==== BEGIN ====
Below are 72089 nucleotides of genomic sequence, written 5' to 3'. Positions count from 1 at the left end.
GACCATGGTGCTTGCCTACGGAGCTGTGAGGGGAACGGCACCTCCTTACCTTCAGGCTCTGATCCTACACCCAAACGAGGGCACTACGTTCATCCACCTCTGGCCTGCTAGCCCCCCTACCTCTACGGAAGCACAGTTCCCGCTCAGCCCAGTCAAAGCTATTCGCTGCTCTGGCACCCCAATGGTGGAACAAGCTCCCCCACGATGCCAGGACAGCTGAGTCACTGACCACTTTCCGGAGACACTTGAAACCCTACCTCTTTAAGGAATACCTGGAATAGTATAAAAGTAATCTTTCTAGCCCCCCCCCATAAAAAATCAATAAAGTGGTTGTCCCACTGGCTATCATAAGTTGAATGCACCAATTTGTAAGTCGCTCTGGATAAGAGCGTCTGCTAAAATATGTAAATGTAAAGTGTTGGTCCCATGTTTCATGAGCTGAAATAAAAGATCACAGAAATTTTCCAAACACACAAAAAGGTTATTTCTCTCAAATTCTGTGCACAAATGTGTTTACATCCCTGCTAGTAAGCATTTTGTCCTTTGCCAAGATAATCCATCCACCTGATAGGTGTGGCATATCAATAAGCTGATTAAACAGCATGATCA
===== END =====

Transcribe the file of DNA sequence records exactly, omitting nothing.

Below are 72089 nucleotides of genomic sequence, written 5' to 3'. Positions count from 1 at the left end.
GACCATGGTGCTTGCCTACGGAGCTGTGAGGGGAACGGCACCTCCTTACCTTCAGGCTCTGATCCTACACCCAAACGAGGGCACTACGTTCATCCACCTCTGGCCTGCTAGCCCCCCTACCTCTACGGAAGCACAGTTCCCGCTCAGCCCAGTCAAAGCTATTCGCTGCTCTGGCACCCCAATGGTGGAACAAGCTCCCCCACGATGCCAGGACAGCTGAGTCACTGACCACTTTCCGGAGACACTTGAAACCCTACCTCTTTAAGGAATACCTGGAATAGTATAAAAGTAATCTTTCTAGCCCCCCCCCATAAAAAATCAATAAAGTGGTTGTCCCACTGGCTATCATAAGTTGAATGCACCAATTTGTAAGTCGCTCTGGATAAGAGCGTCTGCTAAAATATGTAAATGTAAAGTGTTGGTCCCATGTTTCATGAGCTGAAATAAAAGATCACAGAAATTTTCCAAACACACAAAAAGGTTATTTCTCTCAAATTCTGTGCACAAATGTGTTTACATCCCTGCTAGTAAGCATTTTGTCCTTTGCCAAGATAATCCATCCACCTGATAGGTGTGGCATATCAATAAGCTGATTAAACAGCATGATCA